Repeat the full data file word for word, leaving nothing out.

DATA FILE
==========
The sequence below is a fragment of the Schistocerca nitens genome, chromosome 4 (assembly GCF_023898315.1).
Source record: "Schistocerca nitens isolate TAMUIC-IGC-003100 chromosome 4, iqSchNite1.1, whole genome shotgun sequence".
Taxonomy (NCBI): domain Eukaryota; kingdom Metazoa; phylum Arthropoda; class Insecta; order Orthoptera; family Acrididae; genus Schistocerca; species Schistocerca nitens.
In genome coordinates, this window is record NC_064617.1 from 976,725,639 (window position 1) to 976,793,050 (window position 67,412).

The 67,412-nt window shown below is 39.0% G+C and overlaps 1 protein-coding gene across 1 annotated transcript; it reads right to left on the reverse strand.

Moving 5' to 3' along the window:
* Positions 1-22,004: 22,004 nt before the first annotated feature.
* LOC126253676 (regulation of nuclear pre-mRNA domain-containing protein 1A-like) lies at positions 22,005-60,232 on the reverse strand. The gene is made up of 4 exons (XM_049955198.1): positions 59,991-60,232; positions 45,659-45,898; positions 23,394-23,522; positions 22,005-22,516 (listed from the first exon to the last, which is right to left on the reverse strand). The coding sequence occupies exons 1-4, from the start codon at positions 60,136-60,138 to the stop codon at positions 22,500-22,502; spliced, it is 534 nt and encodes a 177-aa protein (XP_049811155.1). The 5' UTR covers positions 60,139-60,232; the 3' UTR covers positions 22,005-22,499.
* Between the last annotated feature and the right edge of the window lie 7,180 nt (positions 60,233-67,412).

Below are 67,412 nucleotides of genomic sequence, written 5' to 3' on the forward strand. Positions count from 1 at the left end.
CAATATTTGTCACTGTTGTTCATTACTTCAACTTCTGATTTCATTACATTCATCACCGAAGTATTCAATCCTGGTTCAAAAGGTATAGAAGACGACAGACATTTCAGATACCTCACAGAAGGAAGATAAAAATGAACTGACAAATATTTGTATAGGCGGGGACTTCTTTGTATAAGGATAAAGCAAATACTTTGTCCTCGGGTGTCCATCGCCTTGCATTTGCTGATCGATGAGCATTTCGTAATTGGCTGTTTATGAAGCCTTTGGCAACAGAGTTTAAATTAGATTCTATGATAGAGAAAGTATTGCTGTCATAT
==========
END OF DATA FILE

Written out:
The sequence below is a fragment of the Schistocerca nitens genome, chromosome 4 (assembly GCF_023898315.1).
Source record: "Schistocerca nitens isolate TAMUIC-IGC-003100 chromosome 4, iqSchNite1.1, whole genome shotgun sequence".
Taxonomy (NCBI): domain Eukaryota; kingdom Metazoa; phylum Arthropoda; class Insecta; order Orthoptera; family Acrididae; genus Schistocerca; species Schistocerca nitens.
In genome coordinates, this window is record NC_064617.1 from 976,725,639 (window position 1) to 976,793,050 (window position 67,412).

The 67,412-nt window shown below is 39.0% G+C and overlaps 1 protein-coding gene across 1 annotated transcript; it reads right to left on the reverse strand.

Moving 5' to 3' along the window:
* Positions 1-22,004: 22,004 nt before the first annotated feature.
* LOC126253676 (regulation of nuclear pre-mRNA domain-containing protein 1A-like) lies at positions 22,005-60,232 on the reverse strand. The gene is made up of 4 exons (XM_049955198.1): positions 59,991-60,232; positions 45,659-45,898; positions 23,394-23,522; positions 22,005-22,516 (listed from the first exon to the last, which is right to left on the reverse strand). The coding sequence occupies exons 1-4, from the start codon at positions 60,136-60,138 to the stop codon at positions 22,500-22,502; spliced, it is 534 nt and encodes a 177-aa protein (XP_049811155.1). The 5' UTR covers positions 60,139-60,232; the 3' UTR covers positions 22,005-22,499.
* Between the last annotated feature and the right edge of the window lie 7,180 nt (positions 60,233-67,412).

Below are 67,412 nucleotides of genomic sequence, written 5' to 3' on the forward strand. Positions count from 1 at the left end.
CAATATTTGTCACTGTTGTTCATTACTTCAACTTCTGATTTCATTACATTCATCACCGAAGTATTCAATCCTGGTTCAAAAGGTATAGAAGACGACAGACATTTCAGATACCTCACAGAAGGAAGATAAAAATGAACTGACAAATATTTGTATAGGCGGGGACTTCTTTGTATAAGGATAAAGCAAATACTTTGTCCTCGGGTGTCCATCGCCTTGCATTTGCTGATCGATGAGCATTTCGTAATTGGCTGTTTATGAAGCCTTTGGCAACAGAGTTTAAATTAGATTCTATGATAGAGAAAGTATTGCTGTCATAT